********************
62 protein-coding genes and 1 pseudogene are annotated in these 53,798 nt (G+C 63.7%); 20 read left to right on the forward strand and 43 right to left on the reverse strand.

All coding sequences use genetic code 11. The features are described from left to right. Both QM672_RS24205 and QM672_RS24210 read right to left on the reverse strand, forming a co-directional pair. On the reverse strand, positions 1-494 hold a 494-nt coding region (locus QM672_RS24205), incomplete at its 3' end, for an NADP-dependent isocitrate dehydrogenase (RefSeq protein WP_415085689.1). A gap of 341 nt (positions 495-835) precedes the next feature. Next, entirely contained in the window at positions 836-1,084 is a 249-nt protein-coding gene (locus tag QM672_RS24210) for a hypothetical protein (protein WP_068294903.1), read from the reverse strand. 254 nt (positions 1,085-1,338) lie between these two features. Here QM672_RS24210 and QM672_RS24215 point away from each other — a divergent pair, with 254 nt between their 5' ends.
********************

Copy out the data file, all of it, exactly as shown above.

62 protein-coding genes and 1 pseudogene are annotated in these 53,798 nt (G+C 63.7%); 20 read left to right on the forward strand and 43 right to left on the reverse strand.

All coding sequences use genetic code 11. The features are described from left to right. Both QM672_RS24205 and QM672_RS24210 read right to left on the reverse strand, forming a co-directional pair. On the reverse strand, positions 1-494 hold a 494-nt coding region (locus QM672_RS24205), incomplete at its 3' end, for an NADP-dependent isocitrate dehydrogenase (RefSeq protein WP_415085689.1). A gap of 341 nt (positions 495-835) precedes the next feature. Next, entirely contained in the window at positions 836-1,084 is a 249-nt protein-coding gene (locus tag QM672_RS24210) for a hypothetical protein (protein WP_068294903.1), read from the reverse strand. 254 nt (positions 1,085-1,338) lie between these two features. Here QM672_RS24210 and QM672_RS24215 point away from each other — a divergent pair, with 254 nt between their 5' ends.